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History: Native American: Citations: Chicago

Madson Area Technical College Libraries Research Guide for Native American History

Citing Book Reviews

Citing book reviews in Chicago / Turabian:

Sample Chicago style format for the first footnote or endnote for a book review from a journal in one of our library databases using Chicago 15th edition:

1. Reviewer's Name, "Title of Review," Review of Title of Book, by Name of Author, Title of Journal Volume Number, Issue Number (Date of Publication): Page Numbers. Name of Database, Database vendor. (or persistent URL, accession number or doi). 

Quick Tips

Quick Tips:

  • Chicago: Humanities style citations use footnotes or endnotes, not parenthetical references. 
  • Write in the 3rd person, not 1st or 2nd. Don't use "I" or "you" or related words in your writing.
  • Indent the first line of each note by five spaces.
  • Start each note with its corresponding number, a period, and one space.
  • For the first footnote or endnote for a source, give the full citation information.
  • For subsequent notes, use use the author's name, title, and the page number.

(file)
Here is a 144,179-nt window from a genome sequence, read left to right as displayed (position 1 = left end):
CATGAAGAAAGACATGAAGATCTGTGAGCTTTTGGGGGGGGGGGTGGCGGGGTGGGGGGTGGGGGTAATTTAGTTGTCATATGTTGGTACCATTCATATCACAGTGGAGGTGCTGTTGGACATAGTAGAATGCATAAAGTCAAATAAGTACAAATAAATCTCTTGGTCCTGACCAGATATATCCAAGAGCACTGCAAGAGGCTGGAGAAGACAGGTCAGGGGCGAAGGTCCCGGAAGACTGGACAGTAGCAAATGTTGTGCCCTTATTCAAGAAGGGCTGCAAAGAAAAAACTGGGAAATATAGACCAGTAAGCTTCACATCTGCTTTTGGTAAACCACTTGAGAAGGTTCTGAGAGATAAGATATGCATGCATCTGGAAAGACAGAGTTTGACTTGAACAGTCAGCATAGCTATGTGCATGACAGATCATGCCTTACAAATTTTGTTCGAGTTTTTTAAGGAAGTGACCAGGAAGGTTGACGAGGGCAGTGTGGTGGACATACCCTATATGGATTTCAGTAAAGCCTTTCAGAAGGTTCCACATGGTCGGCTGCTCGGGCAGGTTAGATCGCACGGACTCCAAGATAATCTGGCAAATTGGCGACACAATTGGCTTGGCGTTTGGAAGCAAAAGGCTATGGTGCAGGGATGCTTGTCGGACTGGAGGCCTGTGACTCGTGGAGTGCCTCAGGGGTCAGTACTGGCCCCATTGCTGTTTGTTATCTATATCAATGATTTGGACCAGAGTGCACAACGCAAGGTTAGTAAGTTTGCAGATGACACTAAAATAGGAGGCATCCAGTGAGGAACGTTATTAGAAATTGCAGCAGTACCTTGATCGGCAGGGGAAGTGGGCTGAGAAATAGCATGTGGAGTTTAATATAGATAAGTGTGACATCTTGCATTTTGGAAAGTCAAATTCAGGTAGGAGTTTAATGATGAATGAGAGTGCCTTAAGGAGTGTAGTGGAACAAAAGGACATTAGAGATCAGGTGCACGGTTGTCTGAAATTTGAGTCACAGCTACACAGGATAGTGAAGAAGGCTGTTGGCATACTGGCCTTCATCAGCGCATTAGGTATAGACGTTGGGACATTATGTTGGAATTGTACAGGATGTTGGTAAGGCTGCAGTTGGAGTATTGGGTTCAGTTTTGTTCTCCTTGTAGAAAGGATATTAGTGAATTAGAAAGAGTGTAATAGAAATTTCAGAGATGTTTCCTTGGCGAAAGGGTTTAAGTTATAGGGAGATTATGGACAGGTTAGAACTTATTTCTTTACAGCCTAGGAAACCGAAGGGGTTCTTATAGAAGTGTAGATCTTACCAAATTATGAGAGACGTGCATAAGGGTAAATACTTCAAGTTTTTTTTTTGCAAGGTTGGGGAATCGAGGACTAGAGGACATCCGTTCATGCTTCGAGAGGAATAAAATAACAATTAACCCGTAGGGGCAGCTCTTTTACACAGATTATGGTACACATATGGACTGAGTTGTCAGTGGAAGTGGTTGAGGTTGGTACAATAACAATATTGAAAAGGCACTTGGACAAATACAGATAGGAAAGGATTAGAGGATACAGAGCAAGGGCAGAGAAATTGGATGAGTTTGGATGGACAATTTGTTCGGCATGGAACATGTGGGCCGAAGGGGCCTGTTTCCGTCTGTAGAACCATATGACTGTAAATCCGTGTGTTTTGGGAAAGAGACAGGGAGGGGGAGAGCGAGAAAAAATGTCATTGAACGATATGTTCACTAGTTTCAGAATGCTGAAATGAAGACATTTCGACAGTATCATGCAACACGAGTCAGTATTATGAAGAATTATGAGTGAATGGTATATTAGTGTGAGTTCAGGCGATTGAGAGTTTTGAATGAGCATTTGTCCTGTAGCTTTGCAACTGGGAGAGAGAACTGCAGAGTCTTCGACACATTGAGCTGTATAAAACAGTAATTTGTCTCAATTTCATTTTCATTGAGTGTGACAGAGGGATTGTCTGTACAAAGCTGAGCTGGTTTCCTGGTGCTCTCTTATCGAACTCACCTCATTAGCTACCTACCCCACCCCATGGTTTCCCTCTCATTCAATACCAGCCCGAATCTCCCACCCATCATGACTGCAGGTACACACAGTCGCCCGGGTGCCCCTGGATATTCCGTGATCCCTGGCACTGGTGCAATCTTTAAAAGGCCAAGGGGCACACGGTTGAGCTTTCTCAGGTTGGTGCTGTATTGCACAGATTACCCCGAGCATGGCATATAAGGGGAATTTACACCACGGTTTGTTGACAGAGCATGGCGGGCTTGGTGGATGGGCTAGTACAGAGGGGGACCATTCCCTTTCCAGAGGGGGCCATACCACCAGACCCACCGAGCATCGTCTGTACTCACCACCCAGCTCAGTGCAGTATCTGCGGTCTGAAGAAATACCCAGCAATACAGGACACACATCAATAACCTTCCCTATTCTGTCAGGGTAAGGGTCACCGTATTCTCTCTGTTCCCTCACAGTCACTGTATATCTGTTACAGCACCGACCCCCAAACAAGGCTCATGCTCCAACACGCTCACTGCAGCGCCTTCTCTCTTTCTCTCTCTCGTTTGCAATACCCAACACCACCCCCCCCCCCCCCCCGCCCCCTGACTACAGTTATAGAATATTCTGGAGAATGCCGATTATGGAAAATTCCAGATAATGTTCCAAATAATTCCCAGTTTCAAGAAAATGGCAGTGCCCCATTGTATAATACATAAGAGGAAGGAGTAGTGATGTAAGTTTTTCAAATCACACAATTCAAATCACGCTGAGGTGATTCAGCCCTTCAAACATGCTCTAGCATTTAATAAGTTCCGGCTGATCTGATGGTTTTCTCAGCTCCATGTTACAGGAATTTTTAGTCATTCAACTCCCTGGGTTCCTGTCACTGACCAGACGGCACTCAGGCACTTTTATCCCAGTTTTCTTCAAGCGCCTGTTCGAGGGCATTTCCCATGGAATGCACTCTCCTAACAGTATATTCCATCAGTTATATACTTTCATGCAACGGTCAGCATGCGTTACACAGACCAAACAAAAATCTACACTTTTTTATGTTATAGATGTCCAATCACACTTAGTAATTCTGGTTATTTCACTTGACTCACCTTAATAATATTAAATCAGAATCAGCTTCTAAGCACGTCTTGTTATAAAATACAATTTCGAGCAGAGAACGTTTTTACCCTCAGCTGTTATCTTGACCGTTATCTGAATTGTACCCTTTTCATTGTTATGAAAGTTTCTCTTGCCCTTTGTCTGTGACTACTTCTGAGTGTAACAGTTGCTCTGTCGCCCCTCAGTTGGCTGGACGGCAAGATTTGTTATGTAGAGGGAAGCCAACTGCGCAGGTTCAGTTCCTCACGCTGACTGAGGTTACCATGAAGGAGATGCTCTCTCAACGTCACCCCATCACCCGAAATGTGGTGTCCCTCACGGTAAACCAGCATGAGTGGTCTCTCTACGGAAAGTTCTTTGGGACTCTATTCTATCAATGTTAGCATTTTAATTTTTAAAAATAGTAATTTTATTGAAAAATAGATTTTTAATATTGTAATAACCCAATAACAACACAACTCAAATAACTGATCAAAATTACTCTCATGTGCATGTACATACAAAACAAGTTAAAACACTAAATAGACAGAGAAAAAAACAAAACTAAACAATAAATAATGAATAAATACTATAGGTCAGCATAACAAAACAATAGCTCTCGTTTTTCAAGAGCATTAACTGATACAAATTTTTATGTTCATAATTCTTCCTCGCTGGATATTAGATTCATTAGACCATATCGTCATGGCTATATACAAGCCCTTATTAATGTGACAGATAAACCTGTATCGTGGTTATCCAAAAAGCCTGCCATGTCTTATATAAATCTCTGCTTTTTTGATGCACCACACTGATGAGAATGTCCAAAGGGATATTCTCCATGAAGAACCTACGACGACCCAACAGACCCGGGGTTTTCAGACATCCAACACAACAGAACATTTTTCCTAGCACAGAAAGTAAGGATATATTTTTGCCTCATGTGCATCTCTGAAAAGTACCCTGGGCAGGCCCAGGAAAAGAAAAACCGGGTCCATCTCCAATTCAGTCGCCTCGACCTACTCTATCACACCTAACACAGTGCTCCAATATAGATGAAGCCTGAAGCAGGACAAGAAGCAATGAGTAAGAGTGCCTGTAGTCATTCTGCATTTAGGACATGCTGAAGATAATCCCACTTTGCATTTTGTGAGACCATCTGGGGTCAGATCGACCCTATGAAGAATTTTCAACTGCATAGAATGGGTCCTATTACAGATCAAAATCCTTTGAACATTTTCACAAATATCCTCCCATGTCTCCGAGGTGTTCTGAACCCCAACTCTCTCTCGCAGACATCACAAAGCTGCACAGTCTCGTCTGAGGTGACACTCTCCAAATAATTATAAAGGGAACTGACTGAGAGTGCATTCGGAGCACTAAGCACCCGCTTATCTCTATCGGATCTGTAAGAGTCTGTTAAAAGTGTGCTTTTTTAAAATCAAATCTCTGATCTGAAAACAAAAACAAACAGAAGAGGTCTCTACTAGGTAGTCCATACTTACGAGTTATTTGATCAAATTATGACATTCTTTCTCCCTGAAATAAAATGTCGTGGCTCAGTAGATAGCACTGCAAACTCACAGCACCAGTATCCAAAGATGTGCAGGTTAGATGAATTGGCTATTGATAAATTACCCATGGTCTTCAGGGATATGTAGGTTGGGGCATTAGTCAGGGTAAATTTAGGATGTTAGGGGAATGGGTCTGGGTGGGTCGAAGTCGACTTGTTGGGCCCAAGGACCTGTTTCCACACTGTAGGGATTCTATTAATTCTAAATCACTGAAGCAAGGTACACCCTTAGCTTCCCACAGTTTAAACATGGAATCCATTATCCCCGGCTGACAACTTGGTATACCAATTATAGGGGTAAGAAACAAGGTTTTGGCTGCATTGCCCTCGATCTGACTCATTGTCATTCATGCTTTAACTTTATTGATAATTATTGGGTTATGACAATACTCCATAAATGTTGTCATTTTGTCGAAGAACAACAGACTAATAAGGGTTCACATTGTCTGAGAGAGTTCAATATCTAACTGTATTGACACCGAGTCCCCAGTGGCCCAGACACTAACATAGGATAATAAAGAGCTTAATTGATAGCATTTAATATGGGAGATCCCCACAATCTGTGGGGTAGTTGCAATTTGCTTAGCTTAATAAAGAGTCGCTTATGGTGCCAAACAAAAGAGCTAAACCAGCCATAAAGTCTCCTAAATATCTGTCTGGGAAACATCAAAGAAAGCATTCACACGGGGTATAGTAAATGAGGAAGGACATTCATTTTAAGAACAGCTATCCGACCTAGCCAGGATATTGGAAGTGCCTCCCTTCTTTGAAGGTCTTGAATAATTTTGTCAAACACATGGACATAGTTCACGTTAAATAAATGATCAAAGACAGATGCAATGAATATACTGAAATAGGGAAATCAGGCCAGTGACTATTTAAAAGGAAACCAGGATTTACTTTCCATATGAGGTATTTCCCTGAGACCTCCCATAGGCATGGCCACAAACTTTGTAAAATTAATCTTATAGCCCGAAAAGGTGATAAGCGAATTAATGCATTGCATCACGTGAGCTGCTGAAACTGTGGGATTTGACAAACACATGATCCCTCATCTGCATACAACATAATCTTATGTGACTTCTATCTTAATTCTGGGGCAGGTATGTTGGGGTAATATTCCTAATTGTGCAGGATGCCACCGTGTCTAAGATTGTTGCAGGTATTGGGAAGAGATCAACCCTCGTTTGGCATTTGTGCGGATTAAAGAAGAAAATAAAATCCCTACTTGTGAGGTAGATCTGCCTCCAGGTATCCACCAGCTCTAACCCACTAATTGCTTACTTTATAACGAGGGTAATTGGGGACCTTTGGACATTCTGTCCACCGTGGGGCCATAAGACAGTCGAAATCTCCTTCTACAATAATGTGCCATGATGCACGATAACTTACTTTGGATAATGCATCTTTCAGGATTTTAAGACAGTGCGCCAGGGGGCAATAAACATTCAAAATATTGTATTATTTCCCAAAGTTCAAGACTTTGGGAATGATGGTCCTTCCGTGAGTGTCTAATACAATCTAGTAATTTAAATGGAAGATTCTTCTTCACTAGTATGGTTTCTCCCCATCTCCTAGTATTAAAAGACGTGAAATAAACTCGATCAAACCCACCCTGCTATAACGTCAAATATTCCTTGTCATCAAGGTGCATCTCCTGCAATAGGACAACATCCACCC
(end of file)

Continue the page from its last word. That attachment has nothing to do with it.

• If you use the same source two or more times in a row, use the abbreviation Ibid., followed by the page number.

To cite books, check the front pages of the book or the record in the library catalog to find the publication information you need to format the citation. Sample Chicago style format for the first footnote or endnote for a print book:

1. Author's Name, Title of Book (Place of Publication: Publisher, Publication Date), Page Numbers.

To cite articles found in our library databases, check the article citation or article information page to find publication information.

Chicago style format 

Sample Chicago style format for the first footnote or endnote for an article from one of our databases:

1. Author's Name, "Title of Article," Title of Journal Volume Number, Issue Number (Date of Publication), Page Numbers, Name of Database, Database Vendor (or persistent/stable URL, accession number or doi).  

The 16th edition does not require the date accessed for articles from library databases. You could generally cite an online database journal article similar to a print journal article, but also add the database information, and an accession number or doi. 

Library databases may allow you export a citation or to save a citation in a particular format. You can then copy and paste the citation text into your footnote or endnote.

For example:

  • EBSCO databases, including Academic Search, select the include when saving/sending checkbox and select Chicago/Turabian:Humanities style from drop-down Citation Format list.

Be sure to check with your instructor and follow requirements for your assignment.  Check the formatting and make any necessary corrections.